Air transportation safety investigation report A19Q0073

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Loss of control and collision with terrain
ULM Québec Inc.
DTA Voyageur II 912S (basic ultralight), C-IULM
St-Cuthbert (ULM Québec) Aerodrome, Quebec

The Transportation Safety Board of Canada (TSB) investigated this occurrence for the purpose of advancing transportation safety. It is not the function of the Board to assign fault or determine civil or criminal liability. This report is not created for use in the context of legal, disciplinary or other proceedings. See Ownership and use of content.

History of the flight

On 24 May 2019, the DTA Voyageur II 912S basic ultralight aircraft (registration C-IULM, serial number 284), operated by ULM Québec Inc. (ULM Québec), departed St-Cuthbert (ULM Québec) Aerodrome (CCU2), Quebec, at approximately 1900,Footnote 1 with a student in the front seat and a pilot providing instruction sitting in the rear seat. For approximately 1 hour, the aircraft flew locally, completing several circuits at CCU2 and low-altitude flyovers of Runway 10.

At around 2000, the aircraft landed. The pilot providing instruction and the student switched seating positions for the next flight. The investigation could not determine why they changed seats, or if this was common practice.

At approximately 2008, the aircraft commenced a takeoff on Runway 10. During the initial climb over the runway, several engine backfiresFootnote 2 were heard. The aircraft then commenced a steep right turn and entered a dive before it disappeared behind a pile of hay bales. The aircraft struck the ground in an agricultural field south of the runway (Figure 1).

ULM Québec’s personnel rushed to the site to provide assistance to the occupants, calling 911 on the way, and shut down the engine, which was still running at high rpm. The impact forces caused substantial damage to the aircraft. The 2 occupants received fatal injuries.

Figure 1. View of the aerodrome and the occurrence aircraft’s observed flight path (Source: Google Earth, with TSB annotations)
View of the aerodrome and the occurrence aircraft’s observed flight path (Source: Google Earth, with TSB annotations)

Weather information

The 2000 aerodrome routine meteorological report (METAR) for Trois-Rivières Airport (CYRQ), which is located approximately 30 nautical miles (NM) east-northeast of the accident site, indicated winds from 230° true at 5 knots; visibility of 9 statute miles and a broken ceiling at 9500 feet above ground level. The weather at the time of the occurrence was not considered a factor in the accident.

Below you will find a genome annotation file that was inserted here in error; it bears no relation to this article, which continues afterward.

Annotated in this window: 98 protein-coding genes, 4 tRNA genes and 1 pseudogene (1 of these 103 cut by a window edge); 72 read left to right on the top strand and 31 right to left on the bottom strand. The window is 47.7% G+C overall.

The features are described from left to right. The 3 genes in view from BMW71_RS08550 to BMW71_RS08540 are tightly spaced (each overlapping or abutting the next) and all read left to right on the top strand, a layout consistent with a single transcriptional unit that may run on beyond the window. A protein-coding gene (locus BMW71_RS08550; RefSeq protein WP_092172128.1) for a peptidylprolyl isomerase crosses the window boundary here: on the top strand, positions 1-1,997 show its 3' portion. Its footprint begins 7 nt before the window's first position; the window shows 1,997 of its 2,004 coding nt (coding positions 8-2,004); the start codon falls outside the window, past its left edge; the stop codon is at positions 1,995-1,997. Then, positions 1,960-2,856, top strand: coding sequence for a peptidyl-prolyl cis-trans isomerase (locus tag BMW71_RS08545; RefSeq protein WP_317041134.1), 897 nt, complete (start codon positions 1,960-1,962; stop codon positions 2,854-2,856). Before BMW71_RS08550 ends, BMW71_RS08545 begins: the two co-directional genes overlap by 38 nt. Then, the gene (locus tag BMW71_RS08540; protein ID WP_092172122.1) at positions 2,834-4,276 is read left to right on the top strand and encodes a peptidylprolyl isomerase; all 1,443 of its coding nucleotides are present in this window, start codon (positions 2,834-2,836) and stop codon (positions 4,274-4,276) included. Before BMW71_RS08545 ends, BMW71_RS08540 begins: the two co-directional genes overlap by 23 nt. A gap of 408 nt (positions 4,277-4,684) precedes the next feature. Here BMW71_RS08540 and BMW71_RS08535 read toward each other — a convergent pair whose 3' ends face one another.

Company and aerodrome information

ULM Québec Inc. is a Transport Canada (TC)–registered flight training unit under Subpart 406 of the Canadian Aviation Regulations (CARs) for the ultralight category. It operates at CCU2, a registered aerodrome located 2.6 NM northwest of the municipality of Saint-Cuthbert. CCU2 has a 1352 foot–long turf runway (Runway 10/28) and is mainly used by ultralight aircraft.

Pilot and student information

Records indicate that the pilot providing instruction had obtained an ultralight pilot permit in November 2018 and held a valid Category 3 medical certificate. However, he did not hold a flight instructor rating — ultra-light aeroplane to conduct flight training, as required under paragraph 425.21(2)(a) of the CARS Standard 425, Flight Training. He had accumulated approximately 100 total flight hours on ultralights. Nothing indicates that the pilot’s performance was degraded by physiological factors.

The student had started his ultralight pilot training in October 2018. At the time of the accident, he had completed the theoretical training and accumulated around 10 total flight hours, all with ULM Québec. Most of his dual instruction flights had been completed with the occurrence pilot.

Aircraft information

The DTA Voyageur II 912S is a single-engine, 2-seat ultralight trike which uses weight-shift as a means of flight control. It is powered by a 100-horsepower, 4-stroke Rotax 912 ULS engine and a fixed-pitch carbon fibre 3-blade propeller (Figure 2). The occurrence aircraft was equipped with optional dual controls and a DTA Diva wing allowing for a 472.5 kg maximum take-off weight. Dual controls are provided by extensions bolted to the rear of the flight control bar, which allow the pilot providing instruction and sitting in the rear seat to have a grip on the controls. Students learn to fly the aircraft using the front seat exclusively. The aircraft was registered in the basic ultralight category.

Delta Trike Aviation (DTA), the manufacturer of the occurrence aircraft, stipulates the following in its instruction manual for the DTA Voyageur II 912S:

Flight Envelope Limitations

CF WING MANUEL [sic]

  • Maximum Angle of Bank 60°
  • Maximum Pitch +/- 45°

The observance of this flight envelope is imperative. This Aircraft (ULM) is NOT designed for aerobatic flight. Flight manoeuvres which result in negative load factors are completely prohibited. […]

Beyond the limits (bank 60°; pitch ±45°), loss of stability or control, structural failure, or tumbling can occur.Footnote 3

The same information is contained in DTA’s Diva wing user and maintenance manual.Footnote 4

Figure 2. Occurrence aircraft (Source: pilot)
Occurrence aircraft (Source: pilot)

Basic ultralights

A basic ultralight is defined in the CARs as:

an aeroplane having no more than 2 seats, designed and manufactured to have

  1. a maximum take-off weight not exceeding 544 kg, and
  2. a stall speed in the landing configuration (Vso) of 39 knots (45 mph) indicated airspeed, or less, at the maximum take-off weight.Footnote 5